How to Defy Aging

Humanity has long searched for the mythological so-called “Fountain of Youth.” There is likely not a single anti-aging magic bullet, but, thanks to mounting scientific data, we now know that hormones play a key role in the aging process.

Here, we’ll explore the many roles that hormones play in women’s health and how you can optimize your hormones to delay — and perhaps defy — the aging process long into life.

What are hormones and why do they matter for women’s health?

Hormones are specialized chemicals that originate in glands, then journey throughout the body to all the organs and tissues, where they perform critical signaling work. In total, there are more than 50 active hormones in the human body – each with a distinct role in promoting its healthy function.

To get an idea of just how important hormones are, they are responsible for the following everyday physiological processes in the body:

  • appetite control
  • growth
  • stress regulation
  • blood sugar management
  • the sleep/wake cycle (aka circadian rhythm)
  • sex drive and sexual function

… among many other functions in the body.

What happens when women’s hormones become unbalanced?

First, let’s survey a handful of the most common symptoms of hormone imbalance in women:

  • fatigue
  • unwanted weight gain/sudden weight loss
  • muscle aches/tenderness/stiffness
  • muscle weakness
  • joint pain/stiffness/swelling
  • increased/decreased heart rate
  • depression
  • purple/pink stretch marks
  • intensified sensitivity to cold/heat
  • frequent urination
  • dry skin
  • thinning hair and/or fine, brittle hair
  • decreased sex drive
  • nervousness/anxiety/irritability
  • infertility

As you can see, hormone imbalances affect both mental and physical well-being, as well as a woman’s self-confidence, in myriad ways. Bear in mind that these are just a sampling of the many signs of a hormone imbalance in women.

Some hormone-related health conditions are more easily diagnosable than others. Unfortunately, because hormones impact nearly every physiological function, the symptoms of hormone imbalance or deficiency are often mistaken by healthcare providers for other conditions.

If you struggle with non-specific symptoms — such as chronic fatigue or lack of motivation/excitement to do things you used to love – and have tried conventional treatment options to no avail, you might be suffering from an untreated hormone deficiency. Lifestyle adjustments and/or hormone replacement therapy (HRT) may provide relief.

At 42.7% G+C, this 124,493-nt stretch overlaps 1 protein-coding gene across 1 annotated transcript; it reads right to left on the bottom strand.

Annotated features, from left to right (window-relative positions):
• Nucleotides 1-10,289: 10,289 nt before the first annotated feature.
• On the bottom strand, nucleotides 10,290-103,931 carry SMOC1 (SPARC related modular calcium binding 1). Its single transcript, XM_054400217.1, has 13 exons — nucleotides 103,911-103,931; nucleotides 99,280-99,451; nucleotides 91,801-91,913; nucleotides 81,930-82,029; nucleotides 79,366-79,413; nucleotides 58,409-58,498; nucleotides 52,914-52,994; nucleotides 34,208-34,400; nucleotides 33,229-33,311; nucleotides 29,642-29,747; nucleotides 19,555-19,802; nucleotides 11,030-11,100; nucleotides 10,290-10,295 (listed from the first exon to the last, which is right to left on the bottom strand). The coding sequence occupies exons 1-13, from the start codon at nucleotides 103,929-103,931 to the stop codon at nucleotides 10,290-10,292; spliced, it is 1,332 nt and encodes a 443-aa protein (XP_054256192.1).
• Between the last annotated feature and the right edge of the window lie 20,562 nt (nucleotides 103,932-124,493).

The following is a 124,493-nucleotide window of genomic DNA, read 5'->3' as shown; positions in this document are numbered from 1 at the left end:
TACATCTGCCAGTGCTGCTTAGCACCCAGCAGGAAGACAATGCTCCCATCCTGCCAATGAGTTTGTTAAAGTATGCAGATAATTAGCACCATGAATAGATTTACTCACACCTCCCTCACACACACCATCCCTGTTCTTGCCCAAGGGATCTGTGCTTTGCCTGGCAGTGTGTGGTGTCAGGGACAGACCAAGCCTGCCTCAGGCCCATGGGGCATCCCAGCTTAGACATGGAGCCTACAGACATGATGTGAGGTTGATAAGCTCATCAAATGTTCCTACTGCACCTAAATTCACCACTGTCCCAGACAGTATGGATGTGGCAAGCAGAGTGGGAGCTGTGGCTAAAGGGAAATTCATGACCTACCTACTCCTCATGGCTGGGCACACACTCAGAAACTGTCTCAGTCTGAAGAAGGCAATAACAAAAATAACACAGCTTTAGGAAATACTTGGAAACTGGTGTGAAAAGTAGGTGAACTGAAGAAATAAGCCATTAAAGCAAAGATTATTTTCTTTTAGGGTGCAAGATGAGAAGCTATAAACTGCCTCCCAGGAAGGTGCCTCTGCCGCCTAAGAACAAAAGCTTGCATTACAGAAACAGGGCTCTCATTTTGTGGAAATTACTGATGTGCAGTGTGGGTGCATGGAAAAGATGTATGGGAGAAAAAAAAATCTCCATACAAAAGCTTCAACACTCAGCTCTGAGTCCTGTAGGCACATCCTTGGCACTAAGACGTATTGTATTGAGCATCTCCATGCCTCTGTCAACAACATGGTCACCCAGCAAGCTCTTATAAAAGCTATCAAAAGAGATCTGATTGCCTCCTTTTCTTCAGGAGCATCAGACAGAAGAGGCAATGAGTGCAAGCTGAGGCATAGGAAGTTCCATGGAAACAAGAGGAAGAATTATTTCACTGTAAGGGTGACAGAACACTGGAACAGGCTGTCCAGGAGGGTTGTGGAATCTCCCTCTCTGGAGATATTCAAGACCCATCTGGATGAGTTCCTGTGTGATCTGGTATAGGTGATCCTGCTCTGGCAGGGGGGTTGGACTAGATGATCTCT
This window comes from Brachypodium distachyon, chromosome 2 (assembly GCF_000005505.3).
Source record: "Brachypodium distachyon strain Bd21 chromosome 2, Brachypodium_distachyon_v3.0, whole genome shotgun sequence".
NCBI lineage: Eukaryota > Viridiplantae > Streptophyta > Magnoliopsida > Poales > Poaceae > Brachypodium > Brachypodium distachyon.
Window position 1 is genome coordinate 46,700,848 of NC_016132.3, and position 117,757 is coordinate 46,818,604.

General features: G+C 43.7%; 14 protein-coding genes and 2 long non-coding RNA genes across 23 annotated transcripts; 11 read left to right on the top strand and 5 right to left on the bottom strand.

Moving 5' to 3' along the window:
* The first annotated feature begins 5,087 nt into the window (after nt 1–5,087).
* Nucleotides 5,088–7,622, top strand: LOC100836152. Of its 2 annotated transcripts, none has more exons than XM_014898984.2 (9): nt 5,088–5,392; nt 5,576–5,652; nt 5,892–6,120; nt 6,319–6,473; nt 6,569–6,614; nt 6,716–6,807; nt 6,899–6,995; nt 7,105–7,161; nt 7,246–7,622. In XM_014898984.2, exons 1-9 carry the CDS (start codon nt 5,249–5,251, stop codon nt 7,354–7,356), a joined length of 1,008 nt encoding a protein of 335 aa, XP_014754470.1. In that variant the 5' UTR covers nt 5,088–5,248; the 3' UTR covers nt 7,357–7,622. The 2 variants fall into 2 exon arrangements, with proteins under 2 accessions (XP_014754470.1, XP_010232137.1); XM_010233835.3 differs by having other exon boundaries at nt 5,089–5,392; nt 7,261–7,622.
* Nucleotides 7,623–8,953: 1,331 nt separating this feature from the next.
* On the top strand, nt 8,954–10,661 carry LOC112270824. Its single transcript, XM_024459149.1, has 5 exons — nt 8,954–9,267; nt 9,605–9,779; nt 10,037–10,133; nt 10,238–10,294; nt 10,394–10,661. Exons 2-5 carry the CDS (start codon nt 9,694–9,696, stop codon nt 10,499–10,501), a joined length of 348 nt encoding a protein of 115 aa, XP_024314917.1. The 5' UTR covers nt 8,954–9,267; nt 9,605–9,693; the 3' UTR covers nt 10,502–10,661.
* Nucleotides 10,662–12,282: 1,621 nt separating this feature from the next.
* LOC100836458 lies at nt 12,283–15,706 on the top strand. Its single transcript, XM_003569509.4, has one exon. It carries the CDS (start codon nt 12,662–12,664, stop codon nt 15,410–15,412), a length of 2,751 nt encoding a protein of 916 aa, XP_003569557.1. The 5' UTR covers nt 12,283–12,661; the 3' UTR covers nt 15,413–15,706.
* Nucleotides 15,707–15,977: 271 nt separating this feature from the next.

Menopause: the elephant in the room
Far and away, the most common manifestation of hormone imbalance that women experience is menopause.

Most women begin to experience the initial signs of menopause around age 40-55, depending on factors like genetic and environmental influences.

Rarely, a woman may enter menopause as early as her 20s. Certain medical procedures such as bilateral oophorectomy (the removal of the uterus) may also trigger a form of early menopause called “surgical menopause.”

Menopause is driven by declines in estrogen levels, as illustrated graphically below in research published via Dermatology and Therapy:

Image credit: Edwin Lephart

Estrogen levels peak in a woman’s early twenties, stay elevated until her thirties, then decline sharply.

Menopause has important implications for women’s mental, emotional, and physical well-being.

A few of the many physical symptoms of menopause include:

  • Unwanted weight gain
  • Night sweats
  • “pins and needles” (paresthesia)
  • Hair loss
  • Breast tenderness
  • Heart palpitations (skipping a beat)
  • Bleeding gums
  • Dry skin
  • Hot flashes

The mental symptoms of estrogen include:

  • Dizziness
  • Difficult concentrating
  • Impaired memory
  • Panic attacks/anxiety

Finally, emotional symptoms associated with menopause are:

  • Irritability
  • Mood swings
  • Depression
  • Anxiety
  • Loss of interest in everyday activities

The gradual loss of estrogen seen in menopause impacts a woman’s health in such a broad manner because estrogen is the main female sex hormone. Estrogen receptors (ERs) are located extensively throughout the female body, including in the lungs, bones, brain kidneys, heart, lung, endothelium, and intestinal mucosa.

As such, the loss of estrogen during menopause has critical implications for:

  • Heart health
  • Brain health (cognition, working memory, mood, etc.)
  • Bone health (menopause causes the age-related loss of bone density called osteoporosis)

Given its widespread role in health management, replacing lost estrogen through natural interventions and possibly hormone replacement therapy (HRT) may be hugely beneficial for women’s health.
HGH deficiency in women
Human growth hormone (HGH) is an often-overlooked pro-growth (anabolic) hormone produced in the tiny pituitary gland situated in the mid-brain region.

HGH, via interactions with growth hormone receptors located throughout the body, is responsible for:

  • Keeping metabolism (energy-processing) high
  • Strengthening the bones
  • Catalyzing protein synthesis to increase lean muscle mass
  • Optimizing body composition (the aesthetically pleasing distribution of fat)

Unfortunately, along with estrogen, women’s HGH levels decline over time. Clinical research published in Medicine shows that age-related HGH loss “may lead to depression in growth and weight gain, changes in body composition, and metabolic impairment. Studies have established links between obesity and cardiovascular diseases such as hypertension, diabetes, and dyslipidemia.”